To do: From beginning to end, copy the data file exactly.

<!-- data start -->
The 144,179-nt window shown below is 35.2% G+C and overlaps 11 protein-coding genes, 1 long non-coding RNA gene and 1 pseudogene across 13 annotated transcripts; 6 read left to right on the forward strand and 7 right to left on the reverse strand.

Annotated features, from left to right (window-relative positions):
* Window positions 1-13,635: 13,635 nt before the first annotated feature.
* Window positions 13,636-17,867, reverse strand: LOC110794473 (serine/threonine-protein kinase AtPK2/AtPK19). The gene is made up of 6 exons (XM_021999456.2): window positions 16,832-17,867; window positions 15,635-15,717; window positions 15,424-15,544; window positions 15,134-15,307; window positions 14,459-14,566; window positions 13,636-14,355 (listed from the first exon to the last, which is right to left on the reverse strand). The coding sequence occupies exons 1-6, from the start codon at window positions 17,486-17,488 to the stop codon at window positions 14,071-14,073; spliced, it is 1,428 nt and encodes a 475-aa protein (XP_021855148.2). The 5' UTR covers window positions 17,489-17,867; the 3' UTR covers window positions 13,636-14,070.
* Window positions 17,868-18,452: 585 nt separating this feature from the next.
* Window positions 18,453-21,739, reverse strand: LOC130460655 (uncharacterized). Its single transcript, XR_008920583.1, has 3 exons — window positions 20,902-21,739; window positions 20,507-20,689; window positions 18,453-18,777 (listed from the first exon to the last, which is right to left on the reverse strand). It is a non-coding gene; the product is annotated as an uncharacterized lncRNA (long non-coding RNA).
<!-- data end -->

The 144,179-nt window shown below is 35.2% G+C and overlaps 11 protein-coding genes, 1 long non-coding RNA gene and 1 pseudogene across 13 annotated transcripts; 6 read left to right on the forward strand and 7 right to left on the reverse strand.

Annotated features, from left to right (window-relative positions):
* Window positions 1-13,635: 13,635 nt before the first annotated feature.
* Window positions 13,636-17,867, reverse strand: LOC110794473 (serine/threonine-protein kinase AtPK2/AtPK19). The gene is made up of 6 exons (XM_021999456.2): window positions 16,832-17,867; window positions 15,635-15,717; window positions 15,424-15,544; window positions 15,134-15,307; window positions 14,459-14,566; window positions 13,636-14,355 (listed from the first exon to the last, which is right to left on the reverse strand). The coding sequence occupies exons 1-6, from the start codon at window positions 17,486-17,488 to the stop codon at window positions 14,071-14,073; spliced, it is 1,428 nt and encodes a 475-aa protein (XP_021855148.2). The 5' UTR covers window positions 17,489-17,867; the 3' UTR covers window positions 13,636-14,070.
* Window positions 17,868-18,452: 585 nt separating this feature from the next.
* Window positions 18,453-21,739, reverse strand: LOC130460655 (uncharacterized). Its single transcript, XR_008920583.1, has 3 exons — window positions 20,902-21,739; window positions 20,507-20,689; window positions 18,453-18,777 (listed from the first exon to the last, which is right to left on the reverse strand). It is a non-coding gene; the product is annotated as an uncharacterized lncRNA (long non-coding RNA).